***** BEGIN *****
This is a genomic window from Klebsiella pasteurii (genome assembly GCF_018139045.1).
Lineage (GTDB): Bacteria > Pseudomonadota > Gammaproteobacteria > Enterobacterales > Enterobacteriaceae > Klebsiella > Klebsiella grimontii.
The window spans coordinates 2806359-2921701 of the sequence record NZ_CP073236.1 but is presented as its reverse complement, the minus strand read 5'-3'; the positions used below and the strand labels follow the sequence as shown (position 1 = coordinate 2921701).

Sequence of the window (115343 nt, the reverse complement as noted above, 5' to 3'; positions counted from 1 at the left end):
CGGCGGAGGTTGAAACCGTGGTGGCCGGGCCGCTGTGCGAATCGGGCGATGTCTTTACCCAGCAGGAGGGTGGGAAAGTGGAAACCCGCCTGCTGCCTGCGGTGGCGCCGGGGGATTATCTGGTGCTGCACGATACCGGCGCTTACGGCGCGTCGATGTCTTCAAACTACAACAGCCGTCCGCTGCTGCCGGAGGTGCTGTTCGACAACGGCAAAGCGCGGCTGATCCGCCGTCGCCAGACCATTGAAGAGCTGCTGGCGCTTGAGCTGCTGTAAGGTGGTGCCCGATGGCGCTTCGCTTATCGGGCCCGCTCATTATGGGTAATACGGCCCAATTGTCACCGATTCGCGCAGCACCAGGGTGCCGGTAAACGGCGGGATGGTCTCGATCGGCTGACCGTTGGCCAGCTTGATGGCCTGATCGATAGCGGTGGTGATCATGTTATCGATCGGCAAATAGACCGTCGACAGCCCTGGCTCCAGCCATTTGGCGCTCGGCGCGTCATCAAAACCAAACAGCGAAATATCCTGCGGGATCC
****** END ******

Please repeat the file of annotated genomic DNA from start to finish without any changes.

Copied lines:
This is a genomic window from Klebsiella pasteurii (genome assembly GCF_018139045.1).
Lineage (GTDB): Bacteria > Pseudomonadota > Gammaproteobacteria > Enterobacterales > Enterobacteriaceae > Klebsiella > Klebsiella grimontii.
The window spans coordinates 2806359-2921701 of the sequence record NZ_CP073236.1 but is presented as its reverse complement, the minus strand read 5'-3'; the positions used below and the strand labels follow the sequence as shown (position 1 = coordinate 2921701).

Sequence of the window (115343 nt, the reverse complement as noted above, 5' to 3'; positions counted from 1 at the left end):
CGGCGGAGGTTGAAACCGTGGTGGCCGGGCCGCTGTGCGAATCGGGCGATGTCTTTACCCAGCAGGAGGGTGGGAAAGTGGAAACCCGCCTGCTGCCTGCGGTGGCGCCGGGGGATTATCTGGTGCTGCACGATACCGGCGCTTACGGCGCGTCGATGTCTTCAAACTACAACAGCCGTCCGCTGCTGCCGGAGGTGCTGTTCGACAACGGCAAAGCGCGGCTGATCCGCCGTCGCCAGACCATTGAAGAGCTGCTGGCGCTTGAGCTGCTGTAAGGTGGTGCCCGATGGCGCTTCGCTTATCGGGCCCGCTCATTATGGGTAATACGGCCCAATTGTCACCGATTCGCGCAGCACCAGGGTGCCGGTAAACGGCGGGATGGTCTCGATCGGCTGACCGTTGGCCAGCTTGATGGCCTGATCGATAGCGGTGGTGATCATGTTATCGATCGGCAAATAGACCGTCGACAGCCCTGGCTCCAGCCATTTGGCGCTCGGCGCGTCATCAAAACCAAACAGCGAAATATCCTGCGGGATCC